5.) Traditional Talk Therapy: One final common solution that you might have tried with varying results is traditional talk therapy. This approach to treating trauma certainly begins the process of directly dealing with the trauma, however it does so only from the cognitive portion of your brain. Talk therapy simply doesn’t address the trauma’s impact on other non-cognitive or sensorimotor portions of the brain, and therefore can only go so far. This form of therapy may also be beneficial if you are fortunate enough to form a safe therapeutic relationship with your therapist or counselor. All in all, talk therapy may be helpful in managing your traumatic symptoms, however to get to the root of the trauma an approach is needed that truly honors the sensations and impulses of your body.
Why these solutions don’t work?
Trauma largely affects the older parts of your brain that instinctively reacts to a threat with either a fight, flight, or freeze response. This part of your brain is known as the reptilian brain and, to a lesser extent, the limbic system. If you are unable to fight or leave the threatening situation through flight, then your last resort might be to freeze. Though the freeze response helps you survive in the short-term, in the long-term your body can easily becomes stuck in this defensive response pattern causing a disorganization between the different key functioning levels of your brain. In essence, your nervous system and thus your body long stay in a trauma response while your life continues to go on. This eventually causes your body to be disconnected from your mind. Again, the disconnection is intelligent because it insures your ability to function in your life. Though you may be able to function in some ways in your life, you may also sense the shadow of the trauma not very far behind you through the various symptoms described above.
What does help with PTSD & trauma? A mindfulfulness-based, body-centered approach to Counseling & Psychotherapy.
The Body Tells its Story: All the solutions mentioned above don’t work to actually resolve the trauma itself because they don’t give a safe place and clear intention for your body to process the trauma. Your body and the non-thinking part of your brain very well know exactly what it needs to do in order to thaw that freezing response and find the resolution that it has always longed for. However, it takes a lot of safety and trust in the therapeutic relationship for this to happen. And it also takes a profound honoring of your inner experience of your body. Your body doesn’t express itself as your thinking minds does; your body express itself through inner-sensations, emotions, impulses, images, and movement. For you to resolve your past trauma, you must give yourself a safe place where your body is allowed to tell its story. And that story may be different than the story your thinking mind will tell about the trauma. It can be important to temporarily let go of your thinking mind in order for your body to get to tell its story. As world-renowned psychiatrist Bessel van der Kolk M.D says, “the body keeps the score.” Ultimately, however, true resolution from trauma is when the experience of your body integrates with the narrative of your cognitive mind, and the struggle and disconnection ceases. Your body and your thinking self are valuable parts of you and integration happens when they work together in such a way that gives your life the intimacy and fulfillment that your hearts yearns for.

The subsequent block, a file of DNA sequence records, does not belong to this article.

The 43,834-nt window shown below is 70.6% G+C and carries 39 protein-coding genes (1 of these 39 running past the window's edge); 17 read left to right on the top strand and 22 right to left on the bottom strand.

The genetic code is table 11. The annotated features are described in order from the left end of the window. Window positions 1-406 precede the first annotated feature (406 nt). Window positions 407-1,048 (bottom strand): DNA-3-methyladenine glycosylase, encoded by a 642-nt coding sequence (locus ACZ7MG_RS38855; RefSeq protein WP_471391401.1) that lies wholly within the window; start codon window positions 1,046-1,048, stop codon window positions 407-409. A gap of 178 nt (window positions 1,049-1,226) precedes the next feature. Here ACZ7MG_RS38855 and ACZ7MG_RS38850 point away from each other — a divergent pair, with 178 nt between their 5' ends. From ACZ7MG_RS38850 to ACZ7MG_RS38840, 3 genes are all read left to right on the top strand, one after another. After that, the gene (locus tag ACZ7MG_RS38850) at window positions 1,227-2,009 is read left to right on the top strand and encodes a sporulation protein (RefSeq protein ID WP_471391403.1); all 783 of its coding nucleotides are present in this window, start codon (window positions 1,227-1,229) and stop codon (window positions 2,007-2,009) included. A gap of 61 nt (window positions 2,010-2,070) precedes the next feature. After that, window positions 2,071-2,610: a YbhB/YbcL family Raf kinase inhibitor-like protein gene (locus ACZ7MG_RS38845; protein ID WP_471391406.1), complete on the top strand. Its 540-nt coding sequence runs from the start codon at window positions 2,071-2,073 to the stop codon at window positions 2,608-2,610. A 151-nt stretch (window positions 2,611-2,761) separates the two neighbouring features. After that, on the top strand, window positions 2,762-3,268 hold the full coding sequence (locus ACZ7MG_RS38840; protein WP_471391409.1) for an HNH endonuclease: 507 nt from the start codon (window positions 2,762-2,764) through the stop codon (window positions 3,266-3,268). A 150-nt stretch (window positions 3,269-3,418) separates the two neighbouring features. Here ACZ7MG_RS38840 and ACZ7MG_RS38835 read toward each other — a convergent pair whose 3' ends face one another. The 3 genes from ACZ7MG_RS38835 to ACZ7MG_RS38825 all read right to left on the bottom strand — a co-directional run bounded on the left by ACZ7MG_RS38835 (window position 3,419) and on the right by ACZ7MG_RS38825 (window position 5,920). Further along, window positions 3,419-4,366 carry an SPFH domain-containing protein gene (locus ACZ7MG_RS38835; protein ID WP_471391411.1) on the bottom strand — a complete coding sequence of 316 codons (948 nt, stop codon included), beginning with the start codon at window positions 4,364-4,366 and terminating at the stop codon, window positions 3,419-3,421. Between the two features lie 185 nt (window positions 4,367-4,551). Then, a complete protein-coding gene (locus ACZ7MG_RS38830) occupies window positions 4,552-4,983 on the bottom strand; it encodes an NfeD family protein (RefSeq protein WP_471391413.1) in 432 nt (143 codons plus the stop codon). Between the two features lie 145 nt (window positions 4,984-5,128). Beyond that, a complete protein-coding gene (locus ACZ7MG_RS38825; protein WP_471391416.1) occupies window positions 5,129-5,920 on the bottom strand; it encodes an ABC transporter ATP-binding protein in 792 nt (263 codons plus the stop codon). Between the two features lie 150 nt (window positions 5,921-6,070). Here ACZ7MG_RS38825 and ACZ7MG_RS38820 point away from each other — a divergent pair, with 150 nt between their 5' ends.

Developing Inner-Resources: In addition to giving a place in therapy for your body to processing and releasing the trauma, it equally important for you to develop a resourced experience in your body separate from the trauma. Indeed, it is an indispensable part of working with trauma because it provides a solid anchor that you can come back to within yourself over and over again when processing the trauma becomes too much. You already have resourced places inside yourself, otherwise you wouldn’t have been able to survive. Part of this type of therapy is cultivating conscious awareness of those resources and begin to build on them. For instance, perhaps one of your resources is your spouse. You will begin to feel into the safety and love that your spouse generates in the felt-sense of your body. Another resource that is an essential part of this therapy is the therapeutic relationship you create with me. It is an imperative that you feel safe and comfortable with me. The relationship that we create will go a long way to allowing your body to feel safe enough to allow the past trauma to emerge, be seen, and let go.